Satellite TV In a Motorhome or Caravan

Satellite TV in a Motorhome guide

Why Watch TV in your Motorhome / Caravan

Some people ask why you would want to watch tv whilst away, but the answer can be you may be entertaining children / grandchildren, the weather might have turned and you are confined to your van due to rain etc, there may be an important program or sporting event you really want to watch.

There are any number of reasons and most of all, because you want the facilities in your motorhome / caravan to match those you have at home to really make a holiday a "home from home"

Satellite / Frequency Changes

Much has been said of the satellite changes that have taken place over the last 12 months or so, with people worrying they will not now be able to receive TV when on Holiday abroad.

Some people will no doubt be delaying purchases believing that a new system is on the horizon which will receive UK TV All over Europe. This isn't the case, manufacturers cannot invent a special gadget to resolve the difficulties with receiving satellite television on edge of footprints.

Fundamentally nothing has changed, i.e. to receive a UK Satellite TV signal away from home the simple caveat of biggest is best will still apply.

An 85cm satellite system has far more chance of receiving a signal vs a smaller 40cm system. The Only technologies that have a bearing on reception of UK TV abroad are as follows:

  1. Dish size. (Bigger the Better)
  2. Skew Angle of the LNB (This can be either manual or automatically adjusting (autoskew).
  3. LNB Noise Level. The better the quality of the LNB i.e. the lower the dB level then the better it will be at sifting signal vs noise levels.
  4. Receiver Used. Some receivers have better reception when used in fringe areas.

Freeview in the UK

Freeview in a Motorhome or Caravan

Freeview is a free to watch service and offers up to 50 TV channels, and 24 radio stations plus 4 HD channels. In fact most of the nations favourite programmes are available free on these channels.

What do I need to watch Freeview TV in a Motorhome / Caravan

Freeview is transmitted through normal aerials and so no dish is needed. Freeview reception in a motorhome needs the following items:

  1. Freeview compatible Aerial - See our range of Motorhome / Caravan TV Aerials
  2. Either a Television with integrated Freeview receiver (Such as Avtex L185DRS 18.5" TV / Avtex L216DRS 21" TV or a Television + a Standalone Freeview Receiver.

Are there any ongoing costs with Freeview ?

No, as the name suggests, Freeview is 100% free to watch, no license fees or ongoing subscriptions.

Can I receive Freeview abroad ?

No, Freeview is transmitted only in the UK. For European TV Reception of UK Language channels such as BBC1 etc you will require a Satellite Dish based system.

What channels can I watch on Freeview ?

Due to the ongoing nature of changes to Freeview channel listings we no longer list them here and instead they can be seen on the Freeview website at http://www.freeview.co.uk/whats-on/channels#


FREESAT Service

Freesat in a Motorhome or Caravan

SKY offers a service called FREESAT - which offers viewers over 240 Digital TV Channels + 85 Digital radio channels + 6 Free To Air HD Channels with no ongoing fees. A one-off payment of £175.00 will buy a Sky HD digibox, a viewing card, a dish and installation. It won’t be necessary to connect the digibox to a fixed phone line and, apparently, there are no restrictions.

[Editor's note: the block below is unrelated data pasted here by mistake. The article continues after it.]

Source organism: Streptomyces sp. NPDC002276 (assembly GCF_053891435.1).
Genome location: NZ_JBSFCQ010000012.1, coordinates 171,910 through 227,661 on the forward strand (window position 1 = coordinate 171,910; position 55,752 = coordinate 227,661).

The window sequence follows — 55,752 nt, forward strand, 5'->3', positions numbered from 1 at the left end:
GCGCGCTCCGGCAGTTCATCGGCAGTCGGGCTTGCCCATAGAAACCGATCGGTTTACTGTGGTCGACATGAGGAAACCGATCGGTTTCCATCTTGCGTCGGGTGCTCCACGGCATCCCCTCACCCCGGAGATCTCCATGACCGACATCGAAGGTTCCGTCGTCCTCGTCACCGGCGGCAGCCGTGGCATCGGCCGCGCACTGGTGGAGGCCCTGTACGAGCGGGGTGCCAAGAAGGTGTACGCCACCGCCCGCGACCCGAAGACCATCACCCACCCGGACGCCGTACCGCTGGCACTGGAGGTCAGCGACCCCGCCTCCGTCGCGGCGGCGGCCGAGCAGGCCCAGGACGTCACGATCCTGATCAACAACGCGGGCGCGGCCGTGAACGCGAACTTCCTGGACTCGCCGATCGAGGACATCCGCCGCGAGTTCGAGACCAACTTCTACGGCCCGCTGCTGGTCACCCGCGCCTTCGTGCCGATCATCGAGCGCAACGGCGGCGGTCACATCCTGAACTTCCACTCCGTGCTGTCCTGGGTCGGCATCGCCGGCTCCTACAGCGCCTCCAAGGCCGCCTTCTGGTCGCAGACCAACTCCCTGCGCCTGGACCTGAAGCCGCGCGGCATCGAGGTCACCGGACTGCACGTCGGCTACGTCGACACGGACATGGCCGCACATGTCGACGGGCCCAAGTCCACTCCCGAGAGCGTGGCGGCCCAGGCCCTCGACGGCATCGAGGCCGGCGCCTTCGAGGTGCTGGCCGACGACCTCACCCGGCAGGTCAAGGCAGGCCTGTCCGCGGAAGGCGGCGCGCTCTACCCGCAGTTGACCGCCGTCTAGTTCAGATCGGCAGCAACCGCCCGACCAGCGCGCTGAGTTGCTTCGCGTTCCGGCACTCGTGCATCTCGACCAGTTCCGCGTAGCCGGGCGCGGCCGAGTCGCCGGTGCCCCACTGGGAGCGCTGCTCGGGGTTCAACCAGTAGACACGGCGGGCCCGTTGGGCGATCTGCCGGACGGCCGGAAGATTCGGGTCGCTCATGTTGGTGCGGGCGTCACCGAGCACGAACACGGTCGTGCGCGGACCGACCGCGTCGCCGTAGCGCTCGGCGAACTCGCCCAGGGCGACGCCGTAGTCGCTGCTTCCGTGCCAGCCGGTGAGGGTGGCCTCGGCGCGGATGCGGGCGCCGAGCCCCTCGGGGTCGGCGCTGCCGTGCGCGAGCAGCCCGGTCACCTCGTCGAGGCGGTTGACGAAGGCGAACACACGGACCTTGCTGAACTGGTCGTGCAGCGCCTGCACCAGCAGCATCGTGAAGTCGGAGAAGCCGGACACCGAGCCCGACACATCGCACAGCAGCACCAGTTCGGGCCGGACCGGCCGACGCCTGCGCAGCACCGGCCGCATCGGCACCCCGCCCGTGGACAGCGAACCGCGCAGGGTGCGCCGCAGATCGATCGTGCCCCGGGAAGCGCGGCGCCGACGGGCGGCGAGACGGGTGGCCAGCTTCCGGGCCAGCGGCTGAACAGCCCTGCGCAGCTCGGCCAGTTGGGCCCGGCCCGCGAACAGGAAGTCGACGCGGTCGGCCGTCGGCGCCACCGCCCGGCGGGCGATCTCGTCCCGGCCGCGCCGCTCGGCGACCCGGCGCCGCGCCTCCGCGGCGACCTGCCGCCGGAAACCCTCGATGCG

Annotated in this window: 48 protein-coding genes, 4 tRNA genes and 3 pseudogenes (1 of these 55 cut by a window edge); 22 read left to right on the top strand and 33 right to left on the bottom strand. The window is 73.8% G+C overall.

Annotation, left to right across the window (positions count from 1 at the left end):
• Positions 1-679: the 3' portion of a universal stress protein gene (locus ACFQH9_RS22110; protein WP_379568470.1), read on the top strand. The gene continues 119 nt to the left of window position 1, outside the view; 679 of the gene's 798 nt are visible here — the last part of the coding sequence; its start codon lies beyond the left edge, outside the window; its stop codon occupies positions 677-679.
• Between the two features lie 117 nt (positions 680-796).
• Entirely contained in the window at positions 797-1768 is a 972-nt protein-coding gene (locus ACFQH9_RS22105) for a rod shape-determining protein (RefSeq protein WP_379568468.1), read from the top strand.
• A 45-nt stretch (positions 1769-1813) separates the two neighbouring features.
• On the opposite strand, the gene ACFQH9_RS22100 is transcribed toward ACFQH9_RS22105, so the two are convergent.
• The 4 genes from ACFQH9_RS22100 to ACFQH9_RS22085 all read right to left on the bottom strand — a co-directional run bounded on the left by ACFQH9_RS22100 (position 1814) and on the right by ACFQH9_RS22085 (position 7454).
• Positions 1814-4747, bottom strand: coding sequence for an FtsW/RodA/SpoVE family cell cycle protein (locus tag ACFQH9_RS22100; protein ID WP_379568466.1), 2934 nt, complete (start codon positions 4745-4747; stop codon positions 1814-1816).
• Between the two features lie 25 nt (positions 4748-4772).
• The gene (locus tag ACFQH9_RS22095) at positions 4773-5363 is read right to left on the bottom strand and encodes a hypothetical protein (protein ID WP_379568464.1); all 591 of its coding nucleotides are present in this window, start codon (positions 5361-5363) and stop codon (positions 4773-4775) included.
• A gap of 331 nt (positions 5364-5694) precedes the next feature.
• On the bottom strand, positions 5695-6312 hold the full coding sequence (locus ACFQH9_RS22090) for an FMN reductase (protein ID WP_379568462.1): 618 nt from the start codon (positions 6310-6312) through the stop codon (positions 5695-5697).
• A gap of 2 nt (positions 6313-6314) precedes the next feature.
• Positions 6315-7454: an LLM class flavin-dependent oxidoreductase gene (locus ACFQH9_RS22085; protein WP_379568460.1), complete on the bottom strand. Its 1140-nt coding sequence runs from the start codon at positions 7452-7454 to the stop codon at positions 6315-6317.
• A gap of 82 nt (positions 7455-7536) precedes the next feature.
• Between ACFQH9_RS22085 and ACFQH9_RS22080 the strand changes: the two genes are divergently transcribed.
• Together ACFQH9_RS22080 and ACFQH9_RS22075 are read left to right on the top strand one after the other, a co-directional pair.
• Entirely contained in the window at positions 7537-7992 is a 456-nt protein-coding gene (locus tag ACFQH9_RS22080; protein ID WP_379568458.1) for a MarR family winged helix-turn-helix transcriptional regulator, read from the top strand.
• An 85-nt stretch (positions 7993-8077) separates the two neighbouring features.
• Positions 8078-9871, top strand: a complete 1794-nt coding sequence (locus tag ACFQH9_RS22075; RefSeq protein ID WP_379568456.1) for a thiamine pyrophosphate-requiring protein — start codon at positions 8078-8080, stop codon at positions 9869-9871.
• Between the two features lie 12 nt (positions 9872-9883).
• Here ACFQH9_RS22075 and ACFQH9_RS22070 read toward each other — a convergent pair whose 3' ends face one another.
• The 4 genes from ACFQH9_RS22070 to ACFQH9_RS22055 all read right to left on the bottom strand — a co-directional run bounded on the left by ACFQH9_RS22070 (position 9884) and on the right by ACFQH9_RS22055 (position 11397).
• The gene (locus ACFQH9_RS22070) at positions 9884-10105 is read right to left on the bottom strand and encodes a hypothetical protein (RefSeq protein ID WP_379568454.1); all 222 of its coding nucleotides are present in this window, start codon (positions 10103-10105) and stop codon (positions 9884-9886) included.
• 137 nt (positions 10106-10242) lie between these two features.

Better still for many people, it’s also possible to buy a FREESAT from Sky viewing card for £25.00, again with no subscription charges. The card can then be used in any SKY digibox – after it’s been activated by SKY – and enables the viewer to receive the same channels as someone buying the £175 package.

Programmes which require a SKY subscription such as SKY One, E4 & ITV 2 will not be available on the FREESAT service.

To get FREESAT, phone SKY on 0870 240 5651 or visit their website at http://www.sky.com/shop/freesat/home/

Can I receive Freesat from Sky using an Aerial ?

No, to receive Freesat from Sky you will require a satellite Dish, this can be either a manual satellite kit, portable satelite system, satellite dome or automatic satellite dish based.

What Channels can I watch on Freesat ?

As the list changes are ongoing we do not display the channel listing for freesat here, instead consult Skys own list of Freesat Channels


Free To Air (FTA) Television

Free To Air (FTA) Channels are TV Channels broadcast in unencrypted format meaning no specialist hardware or viewing card is needed to watch these channels apart from a standard FTA Receiver.

These channels do not appear on the Freesat or Freesat From Sky Electronic Program Guides (EPGs)

A list of FTA Channels can be found on Wikipedia or on KingOfSat website


Satellite Equipment in Motorhomes & Caravans

What Equipment do you need for Satellite TV in a Motorhome / Caravan ?

There are a number of options available to you when considering using satellite tv in a motorhome or caravan. Broadly the options are Manual and Automatic, although there is at least one manufacturer who markets what they call a "semi automatic" system whereby the height is manual but the azimuth is circuitry and motor controlled.

Manual Satellite systems for motorhomes can be further broken down into fixed or tripod based, i.e. a fixed installation could be a through the roof system such as the Maxview CrankUp or Globesat systems, whereas the mobile versions could be a multimo or other dish affixed to a mast / ladder or freestanding tripod.

Which Satellite Dish ?

The dish is the aerial which collects the signal from the satellite. A dish although thought of as a parabolic shape does not have to be this shape and comes in variants such as Planar / Cassegrain & Passerine. Examples of Planar systems are the Avtex Snipe and the Camos Crankup Flat Sat System, passerine systems are not widely utilised in the motorhome industry although systems like the Globesat satellite system still persist.


Satellite Dome Systems